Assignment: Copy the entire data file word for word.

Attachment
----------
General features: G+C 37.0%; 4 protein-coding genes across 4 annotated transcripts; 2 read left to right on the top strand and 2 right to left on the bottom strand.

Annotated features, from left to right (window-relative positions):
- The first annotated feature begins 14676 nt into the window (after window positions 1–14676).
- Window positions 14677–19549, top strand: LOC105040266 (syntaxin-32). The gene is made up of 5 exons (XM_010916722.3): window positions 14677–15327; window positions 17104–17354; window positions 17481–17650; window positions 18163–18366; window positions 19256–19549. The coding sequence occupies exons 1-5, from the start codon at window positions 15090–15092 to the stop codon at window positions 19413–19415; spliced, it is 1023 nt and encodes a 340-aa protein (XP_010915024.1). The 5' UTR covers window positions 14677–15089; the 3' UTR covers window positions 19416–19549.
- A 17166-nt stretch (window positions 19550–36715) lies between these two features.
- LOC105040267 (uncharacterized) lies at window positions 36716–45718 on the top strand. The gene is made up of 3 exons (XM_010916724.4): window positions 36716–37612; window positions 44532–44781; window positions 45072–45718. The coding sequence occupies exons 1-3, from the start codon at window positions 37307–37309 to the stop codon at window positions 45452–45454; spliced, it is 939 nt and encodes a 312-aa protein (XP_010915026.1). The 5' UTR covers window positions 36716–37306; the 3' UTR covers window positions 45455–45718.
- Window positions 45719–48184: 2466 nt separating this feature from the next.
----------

General features: G+C 37.0%; 4 protein-coding genes across 4 annotated transcripts; 2 read left to right on the top strand and 2 right to left on the bottom strand.

Annotated features, from left to right (window-relative positions):
- The first annotated feature begins 14676 nt into the window (after window positions 1–14676).
- Window positions 14677–19549, top strand: LOC105040266 (syntaxin-32). The gene is made up of 5 exons (XM_010916722.3): window positions 14677–15327; window positions 17104–17354; window positions 17481–17650; window positions 18163–18366; window positions 19256–19549. The coding sequence occupies exons 1-5, from the start codon at window positions 15090–15092 to the stop codon at window positions 19413–19415; spliced, it is 1023 nt and encodes a 340-aa protein (XP_010915024.1). The 5' UTR covers window positions 14677–15089; the 3' UTR covers window positions 19416–19549.
- A 17166-nt stretch (window positions 19550–36715) lies between these two features.
- LOC105040267 (uncharacterized) lies at window positions 36716–45718 on the top strand. The gene is made up of 3 exons (XM_010916724.4): window positions 36716–37612; window positions 44532–44781; window positions 45072–45718. The coding sequence occupies exons 1-3, from the start codon at window positions 37307–37309 to the stop codon at window positions 45452–45454; spliced, it is 939 nt and encodes a 312-aa protein (XP_010915026.1). The 5' UTR covers window positions 36716–37306; the 3' UTR covers window positions 45455–45718.
- Window positions 45719–48184: 2466 nt separating this feature from the next.